For the DX division, the company plans to boost water reuse by improving water treatment facilities and recovering the same amount of water it consumes by 2030 through water recovery projects such as water quality improvement and stream restoration.

At the same time, the DS department aims to implement new technologies that remove air and water pollutants emitted during the manufacturing process of semiconductors and treat them before they are discharged to ensure that they have virtually no further impact on the environment from 2040.

At the company level, Samsung Electronics plans to achieve the Underwriters Laboratories (UL) Platinum-level Zero Waste to Landfill certification for all global operations by 2025.

Investing in and developing innovative technologies for a sustainable future

Samsung Electronics intends to apply the company’s leading technology to global climate challenges. In particular, the company will focus on developing carbon capture and use technologies to reduce carbon emissions and clean air technologies to reduce particulates, which have become an urgent global environmental challenge.

The Carbon Capture Research Institute within the Samsung Advanced Institute of Technology (SAIT) was established in September 2021, and is the first of its kind in the semiconductor industry. The institute’s main mission is to develop and commercialize carbon capture and utilization technologies that make it possible to store carbon leaked from industrial semiconductor sites and turn it into a usable resource. The technologies developed by the institute will be applied first to semiconductor production lines after 2030 and then to other parts of the company in addition to its suppliers.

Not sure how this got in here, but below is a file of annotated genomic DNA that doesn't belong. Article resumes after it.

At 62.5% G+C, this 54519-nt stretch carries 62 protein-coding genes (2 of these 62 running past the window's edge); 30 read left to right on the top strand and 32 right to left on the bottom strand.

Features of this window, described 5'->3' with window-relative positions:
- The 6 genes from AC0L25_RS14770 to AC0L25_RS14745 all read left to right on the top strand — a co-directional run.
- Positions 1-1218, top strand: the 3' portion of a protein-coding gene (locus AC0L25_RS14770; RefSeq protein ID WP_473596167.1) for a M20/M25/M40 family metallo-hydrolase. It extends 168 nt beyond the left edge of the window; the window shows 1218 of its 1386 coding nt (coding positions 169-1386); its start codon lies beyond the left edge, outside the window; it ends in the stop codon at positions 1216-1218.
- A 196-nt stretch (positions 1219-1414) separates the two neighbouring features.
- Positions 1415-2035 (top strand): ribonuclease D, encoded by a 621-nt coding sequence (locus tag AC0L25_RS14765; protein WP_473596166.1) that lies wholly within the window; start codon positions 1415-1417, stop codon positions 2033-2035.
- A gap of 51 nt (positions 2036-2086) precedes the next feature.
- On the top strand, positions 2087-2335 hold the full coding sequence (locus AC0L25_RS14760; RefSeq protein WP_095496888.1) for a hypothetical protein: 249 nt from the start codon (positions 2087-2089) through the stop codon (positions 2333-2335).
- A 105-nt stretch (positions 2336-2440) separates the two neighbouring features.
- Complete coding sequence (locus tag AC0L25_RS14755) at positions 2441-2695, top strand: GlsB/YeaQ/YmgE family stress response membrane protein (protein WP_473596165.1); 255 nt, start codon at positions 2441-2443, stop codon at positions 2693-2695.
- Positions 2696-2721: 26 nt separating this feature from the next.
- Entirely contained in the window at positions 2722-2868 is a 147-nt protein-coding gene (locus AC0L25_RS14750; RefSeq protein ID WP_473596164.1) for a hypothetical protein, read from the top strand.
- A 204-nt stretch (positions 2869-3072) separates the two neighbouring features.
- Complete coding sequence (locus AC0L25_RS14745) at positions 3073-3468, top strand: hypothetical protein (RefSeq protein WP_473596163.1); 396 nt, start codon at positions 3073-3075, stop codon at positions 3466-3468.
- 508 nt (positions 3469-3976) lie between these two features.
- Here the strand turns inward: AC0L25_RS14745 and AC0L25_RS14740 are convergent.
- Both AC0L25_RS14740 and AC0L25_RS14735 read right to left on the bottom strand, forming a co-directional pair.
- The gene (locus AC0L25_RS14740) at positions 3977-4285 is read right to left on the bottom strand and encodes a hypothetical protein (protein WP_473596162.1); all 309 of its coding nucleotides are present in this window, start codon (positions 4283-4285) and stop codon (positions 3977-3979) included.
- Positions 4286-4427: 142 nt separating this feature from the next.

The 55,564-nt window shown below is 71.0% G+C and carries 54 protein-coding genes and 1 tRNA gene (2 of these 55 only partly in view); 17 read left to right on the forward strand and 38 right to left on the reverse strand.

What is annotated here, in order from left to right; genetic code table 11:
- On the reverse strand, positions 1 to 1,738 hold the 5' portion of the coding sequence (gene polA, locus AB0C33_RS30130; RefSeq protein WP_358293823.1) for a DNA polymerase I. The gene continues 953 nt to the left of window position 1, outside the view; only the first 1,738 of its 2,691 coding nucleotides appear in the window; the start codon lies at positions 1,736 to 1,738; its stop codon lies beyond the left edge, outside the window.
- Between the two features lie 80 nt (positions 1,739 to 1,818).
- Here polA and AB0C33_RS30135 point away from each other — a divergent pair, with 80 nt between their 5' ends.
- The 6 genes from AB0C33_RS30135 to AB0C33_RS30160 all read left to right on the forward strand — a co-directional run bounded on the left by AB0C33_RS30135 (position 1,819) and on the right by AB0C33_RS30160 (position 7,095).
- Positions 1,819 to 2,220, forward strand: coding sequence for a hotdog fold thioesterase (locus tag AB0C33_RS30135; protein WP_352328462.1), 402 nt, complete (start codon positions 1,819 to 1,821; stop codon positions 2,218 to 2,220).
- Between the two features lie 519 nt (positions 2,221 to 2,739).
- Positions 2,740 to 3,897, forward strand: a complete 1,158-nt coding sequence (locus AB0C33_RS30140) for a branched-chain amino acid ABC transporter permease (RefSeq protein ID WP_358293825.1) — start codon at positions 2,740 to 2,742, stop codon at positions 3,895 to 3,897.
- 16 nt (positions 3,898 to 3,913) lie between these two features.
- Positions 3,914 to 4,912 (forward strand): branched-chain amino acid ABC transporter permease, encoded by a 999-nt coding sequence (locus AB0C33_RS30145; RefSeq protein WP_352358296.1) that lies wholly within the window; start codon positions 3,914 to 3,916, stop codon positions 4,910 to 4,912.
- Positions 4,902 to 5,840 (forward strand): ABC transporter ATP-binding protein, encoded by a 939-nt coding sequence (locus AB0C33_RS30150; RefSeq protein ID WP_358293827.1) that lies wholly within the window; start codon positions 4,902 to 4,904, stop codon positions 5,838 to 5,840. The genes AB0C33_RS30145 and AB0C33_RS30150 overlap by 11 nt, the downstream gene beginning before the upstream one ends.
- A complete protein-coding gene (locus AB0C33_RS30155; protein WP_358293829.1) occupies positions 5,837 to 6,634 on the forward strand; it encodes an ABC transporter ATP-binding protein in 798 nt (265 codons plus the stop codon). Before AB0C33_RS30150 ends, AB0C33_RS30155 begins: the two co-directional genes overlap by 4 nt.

The company will also develop clean air technologies, including new filtration systems, to reduce particulate matter and plans to expand use to local communities from 2030.

In addition, Samsung Electronics plans to identify and invest in startups that support innovative green technologies. The company is also committed to promoting ideas and supporting projects addressing climate change through C-Lab, an in-house project incubation and an offshore startup acceleration program.

Accountability and Progress Tracking

To ensure accountability, Samsung Electronics’ efforts will be objectively verified by designated organizations. Its performance will be evaluated by participating in the Samsung Institute of EHS accreditation system, and verified by a Carbon Reduction Verification Committee that includes third-party experts.

The company has developed operational roadmaps for each environmental goal, including net-zero and circular economy goals, and will track progress and ensure robust implementation through the Sustainability Board, chaired by the CEO, and the Sustainability Committee, which is made up of external directors.